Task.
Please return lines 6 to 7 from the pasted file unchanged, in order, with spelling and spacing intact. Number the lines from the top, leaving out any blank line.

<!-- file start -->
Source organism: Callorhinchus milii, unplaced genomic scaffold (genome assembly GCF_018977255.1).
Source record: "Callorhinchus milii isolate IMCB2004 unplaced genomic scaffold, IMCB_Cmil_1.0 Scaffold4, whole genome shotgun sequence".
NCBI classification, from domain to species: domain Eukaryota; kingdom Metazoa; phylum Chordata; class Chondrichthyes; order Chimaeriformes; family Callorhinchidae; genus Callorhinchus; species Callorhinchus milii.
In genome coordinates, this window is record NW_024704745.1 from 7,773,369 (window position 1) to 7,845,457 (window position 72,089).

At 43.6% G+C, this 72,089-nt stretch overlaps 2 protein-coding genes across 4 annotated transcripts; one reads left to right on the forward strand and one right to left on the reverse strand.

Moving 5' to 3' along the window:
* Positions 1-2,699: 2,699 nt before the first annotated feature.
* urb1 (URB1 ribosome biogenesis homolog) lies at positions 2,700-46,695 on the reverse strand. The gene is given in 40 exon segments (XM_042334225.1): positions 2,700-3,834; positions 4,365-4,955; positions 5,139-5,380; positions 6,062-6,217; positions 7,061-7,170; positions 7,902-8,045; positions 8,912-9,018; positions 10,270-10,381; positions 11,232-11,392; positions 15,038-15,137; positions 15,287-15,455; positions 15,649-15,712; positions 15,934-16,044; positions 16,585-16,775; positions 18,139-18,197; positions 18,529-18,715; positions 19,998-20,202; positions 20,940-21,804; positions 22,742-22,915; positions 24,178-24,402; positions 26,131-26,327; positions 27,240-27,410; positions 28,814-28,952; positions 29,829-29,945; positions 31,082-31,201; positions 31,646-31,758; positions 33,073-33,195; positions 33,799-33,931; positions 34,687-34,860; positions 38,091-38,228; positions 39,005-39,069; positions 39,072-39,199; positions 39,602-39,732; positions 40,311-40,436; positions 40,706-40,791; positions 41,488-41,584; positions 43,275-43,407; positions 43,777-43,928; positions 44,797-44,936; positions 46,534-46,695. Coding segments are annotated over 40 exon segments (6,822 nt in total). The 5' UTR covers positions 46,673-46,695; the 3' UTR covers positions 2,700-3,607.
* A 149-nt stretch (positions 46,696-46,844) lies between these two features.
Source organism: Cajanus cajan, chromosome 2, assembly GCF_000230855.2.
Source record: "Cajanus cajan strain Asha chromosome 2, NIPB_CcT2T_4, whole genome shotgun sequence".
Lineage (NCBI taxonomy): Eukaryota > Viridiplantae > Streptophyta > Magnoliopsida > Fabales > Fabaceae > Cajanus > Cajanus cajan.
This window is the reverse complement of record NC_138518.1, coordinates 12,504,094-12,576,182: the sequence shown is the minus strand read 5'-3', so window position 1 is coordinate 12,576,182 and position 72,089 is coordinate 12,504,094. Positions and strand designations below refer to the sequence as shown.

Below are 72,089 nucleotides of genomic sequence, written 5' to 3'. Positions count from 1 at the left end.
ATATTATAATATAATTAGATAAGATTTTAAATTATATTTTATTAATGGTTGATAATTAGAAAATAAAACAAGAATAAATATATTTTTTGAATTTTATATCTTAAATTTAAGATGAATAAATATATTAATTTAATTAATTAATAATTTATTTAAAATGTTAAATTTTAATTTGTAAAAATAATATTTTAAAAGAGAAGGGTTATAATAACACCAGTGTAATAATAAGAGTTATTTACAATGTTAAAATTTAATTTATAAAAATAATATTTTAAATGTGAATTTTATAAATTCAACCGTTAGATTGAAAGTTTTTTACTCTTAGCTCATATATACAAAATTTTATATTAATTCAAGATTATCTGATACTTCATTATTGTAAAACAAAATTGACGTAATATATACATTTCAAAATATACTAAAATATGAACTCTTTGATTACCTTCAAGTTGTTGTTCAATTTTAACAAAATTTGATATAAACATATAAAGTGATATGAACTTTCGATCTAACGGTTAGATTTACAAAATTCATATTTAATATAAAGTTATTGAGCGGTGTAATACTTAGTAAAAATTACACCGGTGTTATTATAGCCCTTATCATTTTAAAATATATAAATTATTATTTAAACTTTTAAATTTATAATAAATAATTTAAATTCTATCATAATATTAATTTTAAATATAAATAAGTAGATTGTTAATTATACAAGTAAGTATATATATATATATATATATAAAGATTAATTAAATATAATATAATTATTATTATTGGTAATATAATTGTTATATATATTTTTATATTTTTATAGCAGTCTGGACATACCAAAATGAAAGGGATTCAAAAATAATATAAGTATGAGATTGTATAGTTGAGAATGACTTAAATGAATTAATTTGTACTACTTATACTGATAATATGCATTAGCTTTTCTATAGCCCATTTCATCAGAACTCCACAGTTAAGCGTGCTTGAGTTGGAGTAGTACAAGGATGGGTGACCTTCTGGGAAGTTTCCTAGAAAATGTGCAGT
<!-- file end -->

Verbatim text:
Moving 5' to 3' along the window:
* Positions 1-2,699: 2,699 nt before the first annotated feature.